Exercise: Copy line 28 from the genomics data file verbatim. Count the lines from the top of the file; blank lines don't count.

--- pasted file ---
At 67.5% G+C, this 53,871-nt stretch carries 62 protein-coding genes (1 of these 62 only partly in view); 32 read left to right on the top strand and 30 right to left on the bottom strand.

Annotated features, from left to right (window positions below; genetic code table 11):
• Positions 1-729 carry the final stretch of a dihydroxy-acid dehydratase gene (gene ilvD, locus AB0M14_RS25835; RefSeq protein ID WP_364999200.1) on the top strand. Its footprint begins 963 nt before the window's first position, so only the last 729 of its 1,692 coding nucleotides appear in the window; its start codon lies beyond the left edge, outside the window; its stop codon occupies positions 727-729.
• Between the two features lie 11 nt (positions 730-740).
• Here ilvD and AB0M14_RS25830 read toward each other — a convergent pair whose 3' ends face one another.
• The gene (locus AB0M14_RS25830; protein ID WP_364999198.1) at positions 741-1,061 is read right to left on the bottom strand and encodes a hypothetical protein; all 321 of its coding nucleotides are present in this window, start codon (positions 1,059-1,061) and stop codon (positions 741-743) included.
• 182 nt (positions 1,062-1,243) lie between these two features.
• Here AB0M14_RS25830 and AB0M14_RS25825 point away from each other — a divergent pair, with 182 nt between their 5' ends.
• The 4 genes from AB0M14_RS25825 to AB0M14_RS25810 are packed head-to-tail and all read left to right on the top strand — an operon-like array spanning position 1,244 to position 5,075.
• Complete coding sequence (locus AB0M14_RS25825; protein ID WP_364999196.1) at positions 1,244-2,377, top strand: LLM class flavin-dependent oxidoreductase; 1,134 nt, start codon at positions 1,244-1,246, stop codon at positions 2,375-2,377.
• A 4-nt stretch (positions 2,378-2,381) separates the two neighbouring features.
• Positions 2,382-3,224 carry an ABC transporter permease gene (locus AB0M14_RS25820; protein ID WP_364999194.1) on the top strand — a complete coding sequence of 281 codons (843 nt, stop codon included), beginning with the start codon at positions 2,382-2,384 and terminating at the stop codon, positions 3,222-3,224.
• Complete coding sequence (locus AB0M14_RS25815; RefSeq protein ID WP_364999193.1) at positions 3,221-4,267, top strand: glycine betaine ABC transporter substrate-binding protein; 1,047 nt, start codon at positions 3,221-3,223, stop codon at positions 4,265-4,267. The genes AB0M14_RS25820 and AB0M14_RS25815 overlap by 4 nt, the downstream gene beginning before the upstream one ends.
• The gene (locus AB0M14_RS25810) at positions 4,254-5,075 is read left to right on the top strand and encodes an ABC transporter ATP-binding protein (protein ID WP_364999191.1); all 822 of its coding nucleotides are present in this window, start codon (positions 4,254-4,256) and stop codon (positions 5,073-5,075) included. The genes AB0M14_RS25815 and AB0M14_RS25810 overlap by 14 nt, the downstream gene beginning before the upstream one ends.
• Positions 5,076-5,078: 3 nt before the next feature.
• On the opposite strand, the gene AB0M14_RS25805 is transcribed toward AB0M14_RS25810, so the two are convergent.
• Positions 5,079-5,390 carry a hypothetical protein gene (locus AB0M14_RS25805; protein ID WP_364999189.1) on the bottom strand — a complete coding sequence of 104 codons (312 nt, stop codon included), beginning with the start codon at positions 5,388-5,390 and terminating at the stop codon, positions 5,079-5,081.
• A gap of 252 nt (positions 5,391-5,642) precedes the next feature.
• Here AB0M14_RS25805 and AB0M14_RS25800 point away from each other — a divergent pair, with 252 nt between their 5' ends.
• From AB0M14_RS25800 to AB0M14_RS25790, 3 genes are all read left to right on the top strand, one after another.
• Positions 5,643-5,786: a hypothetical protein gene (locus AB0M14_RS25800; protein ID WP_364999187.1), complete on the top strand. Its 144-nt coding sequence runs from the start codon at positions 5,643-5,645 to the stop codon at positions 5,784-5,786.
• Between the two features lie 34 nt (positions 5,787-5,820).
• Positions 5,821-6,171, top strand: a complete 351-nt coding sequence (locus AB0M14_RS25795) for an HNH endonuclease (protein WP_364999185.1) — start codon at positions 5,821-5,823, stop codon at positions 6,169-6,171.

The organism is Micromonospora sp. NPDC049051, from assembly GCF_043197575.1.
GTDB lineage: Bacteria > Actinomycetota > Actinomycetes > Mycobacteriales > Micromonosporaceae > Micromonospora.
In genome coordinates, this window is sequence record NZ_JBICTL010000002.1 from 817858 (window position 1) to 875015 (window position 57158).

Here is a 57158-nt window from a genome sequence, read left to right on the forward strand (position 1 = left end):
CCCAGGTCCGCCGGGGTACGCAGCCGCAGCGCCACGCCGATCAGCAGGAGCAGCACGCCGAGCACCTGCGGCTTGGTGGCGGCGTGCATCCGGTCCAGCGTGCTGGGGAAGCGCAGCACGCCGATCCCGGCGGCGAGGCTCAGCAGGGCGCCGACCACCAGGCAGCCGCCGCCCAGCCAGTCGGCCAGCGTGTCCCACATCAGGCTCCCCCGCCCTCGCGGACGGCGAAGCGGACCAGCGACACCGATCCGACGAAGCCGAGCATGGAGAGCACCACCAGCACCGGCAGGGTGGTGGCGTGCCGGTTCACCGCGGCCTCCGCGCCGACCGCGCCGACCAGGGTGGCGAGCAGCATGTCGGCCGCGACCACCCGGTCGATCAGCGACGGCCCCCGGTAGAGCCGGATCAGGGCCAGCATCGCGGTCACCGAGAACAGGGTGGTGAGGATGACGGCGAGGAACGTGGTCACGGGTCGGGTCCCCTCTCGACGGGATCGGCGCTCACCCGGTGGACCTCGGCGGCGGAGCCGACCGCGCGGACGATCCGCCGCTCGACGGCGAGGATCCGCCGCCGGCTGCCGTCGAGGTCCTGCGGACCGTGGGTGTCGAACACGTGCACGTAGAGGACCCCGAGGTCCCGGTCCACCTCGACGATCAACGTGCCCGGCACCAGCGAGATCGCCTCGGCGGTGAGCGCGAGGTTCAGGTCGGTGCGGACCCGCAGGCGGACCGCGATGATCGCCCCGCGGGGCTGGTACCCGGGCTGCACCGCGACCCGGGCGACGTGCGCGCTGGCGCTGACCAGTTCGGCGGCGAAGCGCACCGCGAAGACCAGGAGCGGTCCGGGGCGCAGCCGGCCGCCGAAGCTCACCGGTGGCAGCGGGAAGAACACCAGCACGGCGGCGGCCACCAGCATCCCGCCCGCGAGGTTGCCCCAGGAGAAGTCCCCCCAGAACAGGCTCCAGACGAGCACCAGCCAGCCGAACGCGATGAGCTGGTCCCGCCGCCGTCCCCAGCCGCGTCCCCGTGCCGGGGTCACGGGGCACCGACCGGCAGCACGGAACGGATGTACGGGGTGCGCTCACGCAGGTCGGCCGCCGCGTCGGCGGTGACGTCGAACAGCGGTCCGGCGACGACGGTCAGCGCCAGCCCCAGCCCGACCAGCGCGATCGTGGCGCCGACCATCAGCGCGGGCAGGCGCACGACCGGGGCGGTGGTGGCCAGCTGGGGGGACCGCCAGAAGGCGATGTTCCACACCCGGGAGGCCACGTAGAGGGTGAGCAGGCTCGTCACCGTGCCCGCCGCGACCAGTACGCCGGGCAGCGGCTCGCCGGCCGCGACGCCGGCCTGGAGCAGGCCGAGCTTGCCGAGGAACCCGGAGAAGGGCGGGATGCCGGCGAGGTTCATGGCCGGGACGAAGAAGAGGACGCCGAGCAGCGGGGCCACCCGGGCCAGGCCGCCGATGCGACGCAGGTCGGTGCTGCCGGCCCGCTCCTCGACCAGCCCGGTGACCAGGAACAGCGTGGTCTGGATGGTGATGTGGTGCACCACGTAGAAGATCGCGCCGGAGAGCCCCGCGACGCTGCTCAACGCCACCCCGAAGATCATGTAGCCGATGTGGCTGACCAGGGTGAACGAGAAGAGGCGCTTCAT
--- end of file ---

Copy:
CCCAGGTCCGCCGGGGTACGCAGCCGCAGCGCCACGCCGATCAGCAGGAGCAGCACGCCGAGCACCTGCGGCTTGGTGGCGGCGTGCATCCGGTCCAGCGTGCTGGGGAAGCGCAGCACGCCGATCCCGGCGGCGAGGCTCAGCAGGGCGCCGACCACCAGGCAGCCGCCGCCCAGCCAGTCGGCCAGCGTGTCCCACATCAGGCTCCCCCGCCCTCGCGGACGGCGAAGCGGACCAGCGACACCGATCCGACGAAGCCGAGCATGGAGAGCACCACCAGCACCGGCAGGGTGGTGGCGTGCCGGTTCACCGCGGCCTCCGCGCCGACCGCGCCGACCAGGGTGGCGAGCAGCATGTCGGCCGCGACCACCCGGTCGATCAGCGACGGCCCCCGGTAGAGCCGGATCAGGGCCAGCATCGCGGTCACCGAGAACAGGGTGGTGAGGATGACGGCGAGGAACGTGGTCACGGGTCGGGTCCCCTCTCGACGGGATCGGCGCTCACCCGGTGGACCTCGGCGGCGGAGCCGACCGCGCGGACGATCCGCCGCTCGACGGCGAGGATCCGCCGCCGGCTGCCGTCGAGGTCCTGCGGACCGTGGGTGTCGAACACGTGCACGTAGAGGACCCCGAGGTCCCGGTCCACCTCGACGATCAACGTGCCCGGCACCAGCGAGATCGCCTCGGCGGTGAGCGCGAGGTTCAGGTCGGTGCGGACCCGCAGGCGGACCGCGATGATCGCCCCGCGGGGCTGGTACCCGGGCTGCACCGCGACCCGGGCGACGTGCGCGCTGGCGCTGACCAGTTCGGCGGCGAAGCGCACCGCGAAGACCAGGAGCGGTCCGGGGCGCAGCCGGCCGCCGAAGCTCACCGGTGGCAGCGGGAAGAACACCAGCACGGCGGCGGCCACCAGCATCCCGCCCGCGAGGTTGCCCCAGGAGAAGTCCCCCCAGAACAGGCTCCAGACGAGCACCAGCCAGCCGAACGCGATGAGCTGGTCCCGCCGCCGTCCCCAGCCGCGTCCCCGTGCCGGGGTCACGGGGCACCGACCGGCAGCACGGAACGGATGTACGGGGTGCGCTCACGCAGGTCGGCCGCCGCGTCGGCGGTGACGTCGAACAGCGGTCCGGCGACGACGGTCAGCGCCAGCCCCAGCCCGACCAGCGCGATCGTGGCGCCGACCATCAGCGCGGGCAGGCGCACGACCGGGGCGGTGGTGGCCAGCTGGGGGGACCGCCAGAAGGCGATGTTCCACACCCGGGAGGCCACGTAGAGGGTGAGCAGGCTCGTCACCGTGCCCGCCGCGACCAGTACGCCGGGCAGCGGCTCGCCGGCCGCGACGCCGGCCTGGAGCAGGCCGAGCTTGCCGAGGAACCCGGAGAAGGGCGGGATGCCGGCGAGGTTCATGGCCGGGACGAAGAAGAGGACGCCGAGCAGCGGGGCCACCCGGGCCAGGCCGCCGATGCGACGCAGGTCGGTGCTGCCGGCCCGCTCCTCGACCAGCCCGGTGACCAGGAACAGCGTGGTCTGGATGGTGATGTGGTGCACCACGTAGAAGATCGCGCCGGAGAGCCCCGCGACGCTGCTCAACGCCACCCCGAAGATCATGTAGCCGATGTGGCTGACCAGGGTGAACGAGAAGAGGCGCTTCAT